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Vitality of Matter


What is this all about?

This project is about the qualities and vitality of the material loam.
It is about our interaction with the material.
It is about discovering our surroundings in a new way.

Dive in, into this new world, the world of loam.

So, why does the vitality of materials matter?

We live in a world full of objects. 
It is part of our culture to throw them away when they are no longer needed. In other words, these objects, these finished artifacts are children of the linear economy which will, one day, fill the garbage dumps.

Behind every object, there is at least one material. 
If you scale it all up, an immense amount of resources is needed to satisfy our consumption needs. The planet cannot and should not have to accomplish this.

If you want to counter the exploitation of resources, it is best not to consume them at all. However, this cannot be realized. A world without materials is unimaginable since every action is directly or indirectly connected to the world of things. Alternatively, we could rethink our approach to materials, to no longer think solely of finished objects, but of things that allow transformation.

Materials aren‘t made to become finished artifacts, they are substances-in-becoming [1]. They undergo constant change during their formation as well as in their further processing. Matter needs to be seen as something active, lively on its own, but instead, it is prevalently perceived as a passive, inert mass that can be and is (trans)formed and shaped by human action [2].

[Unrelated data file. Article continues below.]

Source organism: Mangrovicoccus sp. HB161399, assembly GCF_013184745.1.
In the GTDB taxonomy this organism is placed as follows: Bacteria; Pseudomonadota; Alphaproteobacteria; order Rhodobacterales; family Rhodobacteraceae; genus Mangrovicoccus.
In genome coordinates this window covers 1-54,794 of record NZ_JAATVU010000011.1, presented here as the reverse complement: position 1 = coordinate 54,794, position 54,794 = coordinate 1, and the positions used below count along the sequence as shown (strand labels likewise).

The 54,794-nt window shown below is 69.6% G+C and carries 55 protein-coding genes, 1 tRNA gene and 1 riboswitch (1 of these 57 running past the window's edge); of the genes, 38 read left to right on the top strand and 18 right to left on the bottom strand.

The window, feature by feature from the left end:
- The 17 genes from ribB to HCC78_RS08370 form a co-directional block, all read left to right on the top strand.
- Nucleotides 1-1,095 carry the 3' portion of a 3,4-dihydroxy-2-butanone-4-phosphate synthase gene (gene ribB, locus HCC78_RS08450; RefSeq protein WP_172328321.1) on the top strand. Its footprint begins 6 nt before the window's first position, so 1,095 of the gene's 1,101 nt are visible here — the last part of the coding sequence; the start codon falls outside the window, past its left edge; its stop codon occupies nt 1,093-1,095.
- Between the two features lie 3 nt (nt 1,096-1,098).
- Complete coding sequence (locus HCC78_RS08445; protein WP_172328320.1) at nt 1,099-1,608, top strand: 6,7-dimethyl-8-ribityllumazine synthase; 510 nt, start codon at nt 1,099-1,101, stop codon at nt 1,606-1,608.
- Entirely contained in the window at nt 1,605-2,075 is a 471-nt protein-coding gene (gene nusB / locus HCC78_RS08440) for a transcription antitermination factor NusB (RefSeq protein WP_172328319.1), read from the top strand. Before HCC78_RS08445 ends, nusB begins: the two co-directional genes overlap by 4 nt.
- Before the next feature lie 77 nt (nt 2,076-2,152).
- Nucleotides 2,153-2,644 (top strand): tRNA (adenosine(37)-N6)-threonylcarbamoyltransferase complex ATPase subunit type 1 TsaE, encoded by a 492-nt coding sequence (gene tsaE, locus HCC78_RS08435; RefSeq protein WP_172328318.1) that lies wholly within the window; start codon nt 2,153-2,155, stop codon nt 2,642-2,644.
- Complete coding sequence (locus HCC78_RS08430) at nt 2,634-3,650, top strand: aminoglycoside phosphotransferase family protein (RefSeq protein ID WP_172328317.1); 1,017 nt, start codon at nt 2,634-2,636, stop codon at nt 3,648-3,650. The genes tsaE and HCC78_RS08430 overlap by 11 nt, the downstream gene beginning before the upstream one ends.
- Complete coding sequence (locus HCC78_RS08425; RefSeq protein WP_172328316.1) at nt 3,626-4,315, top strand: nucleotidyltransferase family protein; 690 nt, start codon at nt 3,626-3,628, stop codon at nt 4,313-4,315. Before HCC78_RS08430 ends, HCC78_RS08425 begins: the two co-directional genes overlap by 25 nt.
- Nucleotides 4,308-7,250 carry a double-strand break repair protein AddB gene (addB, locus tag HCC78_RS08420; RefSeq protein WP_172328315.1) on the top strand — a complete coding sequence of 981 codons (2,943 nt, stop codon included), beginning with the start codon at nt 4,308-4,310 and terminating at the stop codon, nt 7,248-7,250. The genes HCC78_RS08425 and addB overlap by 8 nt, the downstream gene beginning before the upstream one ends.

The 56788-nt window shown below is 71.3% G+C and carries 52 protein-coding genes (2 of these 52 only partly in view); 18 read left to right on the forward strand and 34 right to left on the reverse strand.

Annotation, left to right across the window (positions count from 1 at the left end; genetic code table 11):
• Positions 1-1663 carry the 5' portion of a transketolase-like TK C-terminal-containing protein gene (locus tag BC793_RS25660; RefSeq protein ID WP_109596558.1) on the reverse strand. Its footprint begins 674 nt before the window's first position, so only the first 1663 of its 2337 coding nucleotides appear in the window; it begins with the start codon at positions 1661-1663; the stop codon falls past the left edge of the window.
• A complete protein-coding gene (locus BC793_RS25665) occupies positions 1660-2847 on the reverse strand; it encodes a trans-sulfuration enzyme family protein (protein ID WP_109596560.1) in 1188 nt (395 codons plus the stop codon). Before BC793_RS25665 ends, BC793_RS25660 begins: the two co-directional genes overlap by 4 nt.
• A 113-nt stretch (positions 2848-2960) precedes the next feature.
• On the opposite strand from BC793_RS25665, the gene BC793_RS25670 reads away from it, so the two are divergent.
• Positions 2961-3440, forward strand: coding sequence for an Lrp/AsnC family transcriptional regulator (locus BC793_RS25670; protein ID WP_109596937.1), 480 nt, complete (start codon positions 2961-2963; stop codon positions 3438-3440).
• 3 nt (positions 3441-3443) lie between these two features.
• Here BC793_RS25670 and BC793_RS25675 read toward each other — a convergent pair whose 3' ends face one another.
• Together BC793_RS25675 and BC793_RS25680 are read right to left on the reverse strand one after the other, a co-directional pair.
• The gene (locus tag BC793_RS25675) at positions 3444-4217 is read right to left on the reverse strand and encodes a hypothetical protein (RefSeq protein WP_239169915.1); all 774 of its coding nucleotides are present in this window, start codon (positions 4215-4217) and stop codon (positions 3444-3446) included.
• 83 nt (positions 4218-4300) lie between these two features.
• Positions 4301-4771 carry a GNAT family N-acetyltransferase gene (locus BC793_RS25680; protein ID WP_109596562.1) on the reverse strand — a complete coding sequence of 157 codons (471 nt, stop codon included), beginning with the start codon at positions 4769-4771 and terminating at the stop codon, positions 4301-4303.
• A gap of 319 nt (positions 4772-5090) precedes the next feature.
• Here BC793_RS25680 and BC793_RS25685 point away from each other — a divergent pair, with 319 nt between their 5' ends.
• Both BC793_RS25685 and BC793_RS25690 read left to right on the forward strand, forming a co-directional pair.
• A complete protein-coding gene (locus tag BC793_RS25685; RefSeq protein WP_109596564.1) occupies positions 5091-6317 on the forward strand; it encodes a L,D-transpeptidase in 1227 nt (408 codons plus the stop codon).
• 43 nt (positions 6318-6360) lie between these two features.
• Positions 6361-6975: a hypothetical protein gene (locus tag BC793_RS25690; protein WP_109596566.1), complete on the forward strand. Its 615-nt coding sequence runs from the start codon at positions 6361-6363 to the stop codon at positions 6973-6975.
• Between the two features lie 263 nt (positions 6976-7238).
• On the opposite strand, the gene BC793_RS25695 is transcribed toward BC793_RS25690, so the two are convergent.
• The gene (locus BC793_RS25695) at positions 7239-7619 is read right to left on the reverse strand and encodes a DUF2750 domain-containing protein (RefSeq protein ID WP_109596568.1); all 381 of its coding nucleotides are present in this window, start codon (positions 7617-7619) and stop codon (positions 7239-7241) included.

What does this mean now?

Things and materials have an effect on people and their everyday life. They cause actions and reactions within our society. Likewise, people impose things the power to act or to initiate actions. In other words, “[t]he things that people make, make people” [3].

To witness things or material means to join the process of formation. It is about thinking of interaction rather than usage. It is about thinking of collaborating with materials instead of imposing artificial properties on them, which makes it impossible to return them to their origin. It is to think from materials, not about them [4]. We should, therefore, learn to understand materials and try to respond to them in a way that makes fair handling possible.

If we start to give the matter a voice and ascribe it to an agency, we consequently will care for it better. Care is everything that helps to maintain, continue, or repair the world that all beings can live in it.
And this is why the vitality of matter matters.

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[1] Karen Barad, “Posthumanist Performativity: Toward an Understanding of How Matter Comes to Matter,” Signs: Journal of Women in Culture and Society 28, no. 3 (March 2003): 801–31,

[2] Tim Ingold, “Toward an Ecology of Materials,” Annual Review of Anthropology 41, no. 1 (October 21, 2012): 427–42,


[3] Daniel Miller, Materiality (Durham, N.C.: Duke University Press, 2005).

[4] Tim Ingold, “Toward an Ecology of Materials,” Annual Review of Anthropology 41, no. 1 (October 21, 2012): 427–42,

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